UPDATE 2-France may increase existing bank tax to help local governments
* Tax would to be based on regulated capital-source
* New tax would hit banks' ability to finance economy-FBF (Adds comment from source, recasts)
By Matthias Blamont
PARIS, Sept 17 (Reuters) - France may increase an existing tax on banks to bolster lending to towns and cities, a source close to talks on the matter said on Tuesday.
The French government has been looking for ways to fill a financing void left by the collapse of Franco-Belgian bank Dexia , which once dominated lending to municipalities and local government entities.
Dozens of towns and cities across France are fighting Dexia over an estimated 11 billion euros ($14.7 billion) in risky structured loans that went sour after the financial crisis, saddling them with double-digit repayment rates and in some cases pushing mayors to go on debtors' strikes.
The French government said in June that it would set up a special fund to help such local authorities and said at the time the fund would be partly funded by the banking sector but gave no further details.
"We're not talking about a new tax but a rise in the ... tax, which depends on the amount of regulated capital," the source said, speaking on condition of anonymity and referring to an article by newsletter Agefi which had talked about a new tax.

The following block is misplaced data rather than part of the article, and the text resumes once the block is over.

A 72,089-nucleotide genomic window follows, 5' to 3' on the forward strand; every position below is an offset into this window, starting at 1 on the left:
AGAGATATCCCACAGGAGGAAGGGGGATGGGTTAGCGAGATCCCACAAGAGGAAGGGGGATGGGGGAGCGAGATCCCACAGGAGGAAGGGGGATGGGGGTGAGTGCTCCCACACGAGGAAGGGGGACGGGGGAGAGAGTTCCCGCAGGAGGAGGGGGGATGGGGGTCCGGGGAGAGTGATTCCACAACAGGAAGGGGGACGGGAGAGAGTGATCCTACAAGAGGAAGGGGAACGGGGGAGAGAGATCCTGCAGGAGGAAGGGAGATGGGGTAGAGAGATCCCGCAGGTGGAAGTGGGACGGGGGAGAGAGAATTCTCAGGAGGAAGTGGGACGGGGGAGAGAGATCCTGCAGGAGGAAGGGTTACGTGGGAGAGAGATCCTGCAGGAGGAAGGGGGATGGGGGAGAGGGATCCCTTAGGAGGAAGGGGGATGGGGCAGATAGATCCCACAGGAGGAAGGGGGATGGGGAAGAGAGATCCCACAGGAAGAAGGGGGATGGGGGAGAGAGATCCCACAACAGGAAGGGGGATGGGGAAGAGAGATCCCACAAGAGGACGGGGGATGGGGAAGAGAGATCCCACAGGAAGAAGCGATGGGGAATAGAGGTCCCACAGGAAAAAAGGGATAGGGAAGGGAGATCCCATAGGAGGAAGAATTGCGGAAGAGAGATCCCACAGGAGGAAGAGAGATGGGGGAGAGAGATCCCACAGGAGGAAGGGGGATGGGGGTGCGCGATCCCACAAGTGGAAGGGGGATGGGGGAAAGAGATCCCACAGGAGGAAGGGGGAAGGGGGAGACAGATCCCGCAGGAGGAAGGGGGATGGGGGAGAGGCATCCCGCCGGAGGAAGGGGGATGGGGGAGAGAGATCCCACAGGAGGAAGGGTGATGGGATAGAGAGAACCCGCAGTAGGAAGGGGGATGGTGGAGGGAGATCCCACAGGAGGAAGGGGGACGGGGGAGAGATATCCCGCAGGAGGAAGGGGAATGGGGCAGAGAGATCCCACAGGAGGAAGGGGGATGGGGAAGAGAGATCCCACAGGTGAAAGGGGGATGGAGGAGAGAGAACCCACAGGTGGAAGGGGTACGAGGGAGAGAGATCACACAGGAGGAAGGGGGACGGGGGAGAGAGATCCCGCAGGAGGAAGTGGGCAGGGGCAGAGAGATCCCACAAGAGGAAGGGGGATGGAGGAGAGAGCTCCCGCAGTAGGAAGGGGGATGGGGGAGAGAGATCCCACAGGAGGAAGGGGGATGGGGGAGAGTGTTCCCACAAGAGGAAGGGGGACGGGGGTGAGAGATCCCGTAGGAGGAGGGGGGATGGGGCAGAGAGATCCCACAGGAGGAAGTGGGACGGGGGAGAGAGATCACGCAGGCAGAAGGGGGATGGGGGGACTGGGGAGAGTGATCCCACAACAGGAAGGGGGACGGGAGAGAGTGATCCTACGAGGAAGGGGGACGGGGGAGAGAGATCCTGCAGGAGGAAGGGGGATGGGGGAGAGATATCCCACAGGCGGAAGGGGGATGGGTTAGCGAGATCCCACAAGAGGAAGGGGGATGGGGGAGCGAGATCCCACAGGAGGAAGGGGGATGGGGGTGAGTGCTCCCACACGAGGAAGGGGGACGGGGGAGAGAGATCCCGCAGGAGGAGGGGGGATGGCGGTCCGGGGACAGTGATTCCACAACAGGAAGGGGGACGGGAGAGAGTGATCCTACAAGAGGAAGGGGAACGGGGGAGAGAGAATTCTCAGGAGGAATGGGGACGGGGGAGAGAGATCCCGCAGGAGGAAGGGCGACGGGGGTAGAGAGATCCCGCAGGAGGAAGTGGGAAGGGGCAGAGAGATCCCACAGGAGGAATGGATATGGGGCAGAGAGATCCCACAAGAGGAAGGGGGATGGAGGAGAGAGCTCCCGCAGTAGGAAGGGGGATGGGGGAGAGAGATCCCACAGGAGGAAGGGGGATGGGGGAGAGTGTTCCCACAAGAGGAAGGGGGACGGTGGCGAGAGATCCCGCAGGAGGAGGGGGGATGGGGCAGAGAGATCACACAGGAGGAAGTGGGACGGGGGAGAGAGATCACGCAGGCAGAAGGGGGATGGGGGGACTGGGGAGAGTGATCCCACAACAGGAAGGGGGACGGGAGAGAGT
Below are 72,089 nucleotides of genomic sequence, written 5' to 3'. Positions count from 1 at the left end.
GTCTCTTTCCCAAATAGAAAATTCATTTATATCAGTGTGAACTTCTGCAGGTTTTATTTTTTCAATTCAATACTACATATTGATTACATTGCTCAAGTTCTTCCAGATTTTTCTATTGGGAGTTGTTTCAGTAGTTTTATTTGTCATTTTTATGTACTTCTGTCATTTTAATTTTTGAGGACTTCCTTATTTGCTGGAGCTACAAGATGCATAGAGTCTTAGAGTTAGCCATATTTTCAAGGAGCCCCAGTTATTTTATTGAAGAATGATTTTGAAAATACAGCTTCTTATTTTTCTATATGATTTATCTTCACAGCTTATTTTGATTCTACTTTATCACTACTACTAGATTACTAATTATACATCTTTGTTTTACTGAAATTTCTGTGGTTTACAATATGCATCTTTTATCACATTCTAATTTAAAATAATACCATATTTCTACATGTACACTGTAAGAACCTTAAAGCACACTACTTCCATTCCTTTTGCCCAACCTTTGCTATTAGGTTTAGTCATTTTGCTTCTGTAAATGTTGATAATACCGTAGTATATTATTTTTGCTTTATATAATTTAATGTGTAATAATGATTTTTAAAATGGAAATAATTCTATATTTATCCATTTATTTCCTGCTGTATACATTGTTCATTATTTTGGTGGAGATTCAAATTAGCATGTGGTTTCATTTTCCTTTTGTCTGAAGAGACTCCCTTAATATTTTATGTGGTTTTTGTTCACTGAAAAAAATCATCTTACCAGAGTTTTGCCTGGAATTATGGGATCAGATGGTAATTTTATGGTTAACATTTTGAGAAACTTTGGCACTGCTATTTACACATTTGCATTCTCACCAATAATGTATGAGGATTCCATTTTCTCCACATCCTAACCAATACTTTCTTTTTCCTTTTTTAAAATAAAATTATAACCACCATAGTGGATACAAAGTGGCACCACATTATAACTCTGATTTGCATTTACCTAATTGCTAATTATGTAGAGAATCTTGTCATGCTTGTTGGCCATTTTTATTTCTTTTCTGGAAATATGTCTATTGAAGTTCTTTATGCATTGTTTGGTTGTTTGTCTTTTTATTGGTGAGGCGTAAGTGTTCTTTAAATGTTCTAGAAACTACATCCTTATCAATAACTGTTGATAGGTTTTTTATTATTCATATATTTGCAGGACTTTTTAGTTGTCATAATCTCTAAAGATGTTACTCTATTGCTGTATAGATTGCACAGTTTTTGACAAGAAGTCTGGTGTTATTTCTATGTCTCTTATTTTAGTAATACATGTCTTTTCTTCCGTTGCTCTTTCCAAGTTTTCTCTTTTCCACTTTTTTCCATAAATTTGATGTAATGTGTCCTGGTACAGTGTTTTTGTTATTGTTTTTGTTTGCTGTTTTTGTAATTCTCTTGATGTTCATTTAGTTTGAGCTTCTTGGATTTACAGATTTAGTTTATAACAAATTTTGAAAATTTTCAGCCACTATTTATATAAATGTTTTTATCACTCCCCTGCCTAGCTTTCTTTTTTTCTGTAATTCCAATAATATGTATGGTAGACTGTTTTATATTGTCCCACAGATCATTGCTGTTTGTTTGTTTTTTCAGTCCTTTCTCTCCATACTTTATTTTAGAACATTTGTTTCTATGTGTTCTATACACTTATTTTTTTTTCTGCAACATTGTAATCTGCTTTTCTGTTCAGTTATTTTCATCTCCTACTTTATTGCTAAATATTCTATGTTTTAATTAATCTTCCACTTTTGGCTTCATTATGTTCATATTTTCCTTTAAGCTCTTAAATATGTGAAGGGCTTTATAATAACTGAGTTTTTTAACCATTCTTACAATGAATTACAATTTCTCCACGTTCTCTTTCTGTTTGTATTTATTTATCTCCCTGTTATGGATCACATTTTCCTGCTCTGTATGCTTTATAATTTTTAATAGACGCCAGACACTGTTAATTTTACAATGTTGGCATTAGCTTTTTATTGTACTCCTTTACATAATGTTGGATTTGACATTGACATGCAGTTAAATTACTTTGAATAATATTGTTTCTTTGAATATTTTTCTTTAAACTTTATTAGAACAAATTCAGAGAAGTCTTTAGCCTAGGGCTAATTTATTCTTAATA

The source said the government would increase an existing tax aimed at penalising bank risk - expected to raise 800 million euros this year - to help back the fund.
A spokeswoman for the French banking federation said that the idea of some form of tax to back the proposed fund had already been mentioned by Finance Minister Pierre Moscovici in June. She reiterated the federation's opposition to the idea, saying there was already a process in place to resolve conflicts over the controversial loans.
"Taxes on the banks have already strongly increased in the last two years," she said. "As you know, any additional tax on the banks is a blow for their capacity to finance the economy."
Agefi had said the additional funds from the tax would amount to 50 million euros a year, making it relatively mild compared with some other levies the banks pay.
The French Finance Ministry did not have any immediate comment. ($1 = 0.7489 euros) (Reporting by Christian Plumb, Jean-Baptiste Vey, Lionel Laurent and Alexandre Boksenbaum-Granier; Editing by Sophie Walker and Jane Merriman)
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